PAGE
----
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Antebellum Ales: Carillon Brewing Company Tour

(Issue 23)

Ever thought about time travel? If visiting the past were possible, it’s likely that most readers would wander into a pub to try the beer. Imagine comparing today’s beers with their predecessors, discovering how they smelled and tasted.

Time travel doesn’t exist, but one can fly to Dayton, Ohio to delve into beer’s past. Dayton is home to the country’s only historic production brewery, Carillon Brewing Company. Part museum, all brewery, Carillon is a unique product of Dayton History, a non-profit committed to preserving the Gem City’s past. The brewery is the latest addition to the 65-acre Carillon Historical Park, which features buildings and exhibits that date from the city’s founding in 1796 to the present, including one of the Wright Brothers’ flyers.

After years of painstaking research into historical construction, brewing techniques, and recipe formulation, Carillon Brewing Company opened in 2014. Brewster Tanya Brock (one of Ohio’s few female head brewers) resurrects historical styles from the 1850s, employing the same processes brewers of that time would have used. Beers such as Coriander Ale, Squash Ale, and Beet Rye ale, as well as a “small beer” that approximates what everyday citizens would have consumed rather than the unsafe, cholera-infected water of that time period, provide an experience unlike any brewery in the country, possibly the world.



Brewers at Carillon resurrect historical styles from the 1850s, employing the same processes brewers of that time would have used.


The Brewery

The time travel starts with the building itself, which replicates a mid-19th century Midwestern brewery. “Everything from the nails that hold the building together to the food that we serve and the beer that we make takes you back to the 1850s,” describes Brock. All of the details are designed “to give you an idea of not just what beer tasted like at the time and the process of how it was made,” Brock explains, but also to provide “an immersive experience, to let you experience all the sights and sounds and smells and the feeling of what was going on in the 1850s with brewery production.”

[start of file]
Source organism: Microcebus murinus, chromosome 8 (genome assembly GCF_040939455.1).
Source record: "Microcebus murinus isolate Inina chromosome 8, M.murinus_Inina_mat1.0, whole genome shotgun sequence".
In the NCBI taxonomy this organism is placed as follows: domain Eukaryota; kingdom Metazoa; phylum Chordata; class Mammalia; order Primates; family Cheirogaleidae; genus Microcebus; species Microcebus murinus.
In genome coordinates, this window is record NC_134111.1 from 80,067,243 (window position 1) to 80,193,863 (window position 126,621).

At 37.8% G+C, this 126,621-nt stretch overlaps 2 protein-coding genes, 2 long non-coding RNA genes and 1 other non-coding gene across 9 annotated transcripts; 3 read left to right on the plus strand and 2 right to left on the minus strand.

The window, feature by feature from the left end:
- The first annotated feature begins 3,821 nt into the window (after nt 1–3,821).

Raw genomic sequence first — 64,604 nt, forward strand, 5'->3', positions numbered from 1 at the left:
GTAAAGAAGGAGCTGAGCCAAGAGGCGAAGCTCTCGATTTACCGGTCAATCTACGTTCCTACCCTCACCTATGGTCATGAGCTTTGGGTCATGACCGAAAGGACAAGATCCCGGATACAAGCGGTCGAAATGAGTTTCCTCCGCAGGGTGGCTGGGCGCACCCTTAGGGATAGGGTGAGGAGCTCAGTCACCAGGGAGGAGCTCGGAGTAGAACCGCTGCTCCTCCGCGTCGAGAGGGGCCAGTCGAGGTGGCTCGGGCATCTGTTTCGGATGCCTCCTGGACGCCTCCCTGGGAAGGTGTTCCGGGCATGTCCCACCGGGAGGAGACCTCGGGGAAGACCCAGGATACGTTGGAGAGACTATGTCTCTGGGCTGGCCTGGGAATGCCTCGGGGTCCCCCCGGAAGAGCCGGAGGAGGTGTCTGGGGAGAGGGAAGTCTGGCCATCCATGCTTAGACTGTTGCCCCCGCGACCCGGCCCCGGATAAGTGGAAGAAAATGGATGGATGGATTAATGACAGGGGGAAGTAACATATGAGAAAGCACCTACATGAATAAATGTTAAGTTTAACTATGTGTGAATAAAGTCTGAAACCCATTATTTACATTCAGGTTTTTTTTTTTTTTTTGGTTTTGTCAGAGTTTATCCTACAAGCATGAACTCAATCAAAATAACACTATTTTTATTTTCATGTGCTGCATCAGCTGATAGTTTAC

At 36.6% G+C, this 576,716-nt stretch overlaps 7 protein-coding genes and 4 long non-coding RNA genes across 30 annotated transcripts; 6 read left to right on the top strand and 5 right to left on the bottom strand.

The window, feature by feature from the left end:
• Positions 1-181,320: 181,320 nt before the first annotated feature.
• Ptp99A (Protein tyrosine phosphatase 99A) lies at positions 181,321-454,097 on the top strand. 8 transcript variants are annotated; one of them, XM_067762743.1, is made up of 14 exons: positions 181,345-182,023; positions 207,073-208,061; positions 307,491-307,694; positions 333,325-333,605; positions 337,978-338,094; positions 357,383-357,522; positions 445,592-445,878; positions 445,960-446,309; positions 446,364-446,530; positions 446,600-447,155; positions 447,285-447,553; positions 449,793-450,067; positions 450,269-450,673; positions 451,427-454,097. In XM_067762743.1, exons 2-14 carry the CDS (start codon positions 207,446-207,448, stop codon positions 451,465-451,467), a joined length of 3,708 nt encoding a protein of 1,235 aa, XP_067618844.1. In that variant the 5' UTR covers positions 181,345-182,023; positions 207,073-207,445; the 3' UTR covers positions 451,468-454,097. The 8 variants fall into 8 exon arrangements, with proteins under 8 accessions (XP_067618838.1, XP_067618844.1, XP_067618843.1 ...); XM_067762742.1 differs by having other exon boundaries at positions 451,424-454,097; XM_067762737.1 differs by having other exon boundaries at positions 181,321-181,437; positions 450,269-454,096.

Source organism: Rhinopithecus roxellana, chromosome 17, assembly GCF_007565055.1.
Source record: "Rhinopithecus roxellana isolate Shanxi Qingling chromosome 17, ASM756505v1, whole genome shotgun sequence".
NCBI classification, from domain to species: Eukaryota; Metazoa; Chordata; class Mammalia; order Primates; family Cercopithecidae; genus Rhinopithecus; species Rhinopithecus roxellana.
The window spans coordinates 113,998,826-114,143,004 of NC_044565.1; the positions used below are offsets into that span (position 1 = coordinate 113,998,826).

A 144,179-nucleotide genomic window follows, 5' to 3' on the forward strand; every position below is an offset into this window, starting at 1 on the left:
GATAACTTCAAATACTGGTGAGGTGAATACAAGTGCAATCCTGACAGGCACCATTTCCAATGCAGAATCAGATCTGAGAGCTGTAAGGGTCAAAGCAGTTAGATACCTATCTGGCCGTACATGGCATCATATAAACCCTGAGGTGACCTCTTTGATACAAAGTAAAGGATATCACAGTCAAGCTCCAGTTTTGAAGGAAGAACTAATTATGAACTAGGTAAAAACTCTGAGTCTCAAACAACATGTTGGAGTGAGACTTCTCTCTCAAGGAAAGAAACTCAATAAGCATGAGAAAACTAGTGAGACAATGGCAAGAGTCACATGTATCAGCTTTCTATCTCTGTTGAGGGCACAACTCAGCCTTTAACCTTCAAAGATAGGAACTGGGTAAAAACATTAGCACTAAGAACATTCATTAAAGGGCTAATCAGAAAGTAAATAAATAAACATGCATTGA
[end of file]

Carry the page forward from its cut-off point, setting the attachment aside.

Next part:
Brock’s brewery achieves its goal, pairing a sensory experience with her historic ales. The first impression is the smell. The beer is brewed over charcoal hearths, and opening the front door yields campfire mingling with the sweet aromas of mashing grains and baking bread. The next impressions are visual. Volunteers in period costumes work the kettles, while others churn butter or tend the fireplaces. The walls are exposed brick and wood, and all of the hardware, down to every visible nail, authenticates the experience.


Volunteers in period costumes work the kettles, while others churn butter or tend the fireplaces. The walls are exposed brick and wood, and all of the hardware, down to every visible nail, authenticates the experience.


A large, three-tiered hearth dominates the main room. One look tells visitors that this is not a modern brewery – there are no stainless tanks, no pumps, and no hoses. Instead, atop each brick tier rests brewing vessels, kettles clad in wood. This system approximates a historic brewing approach that would have spanned multiple floors. Carillon’s system is a cut-away that allows visitors to view the full scale of the operation at once.

As would have been true in the 1850s, Carillon produces beer the really hard way, doing much of the work by hand. Brock explains that the process begins at the top tier, where a charcoal-fired hearth heats strike water. “We start at about 9:30 a.m., bring it up to temperature. Then we hand-ladle it, one gallon at a time, through a trough that feeds into our mash tun, so we can starting our mashing. From there, in that isolated, insulated vessel, the wort will then be drained off. We fly-sparge, so again, one gallon at a time, sprinkling over the top. We lauter right into our boil kettle, which is the third layer. The boil kettle has yet another firebox under it for charcoal and wood fire. We bring it up to a boil, adding the hops at that point.” Then, they flame out, literally shoveling the fire out.

The final steps extend the use of manual labor and gravity. “Then [we] whirlpool in the boil kettle, ladle it once again into our cooling spiral, our cooling barrel,” Brock continues. “That barrel fills with ice-cold water via the long trough in front of the furnace. Hot wort travels through the spiral, and there, at that point, we use the gravity to let it flow into the top barrels to ferment for one week, rack it down into a bottom barrel and condition for two more weeks.”

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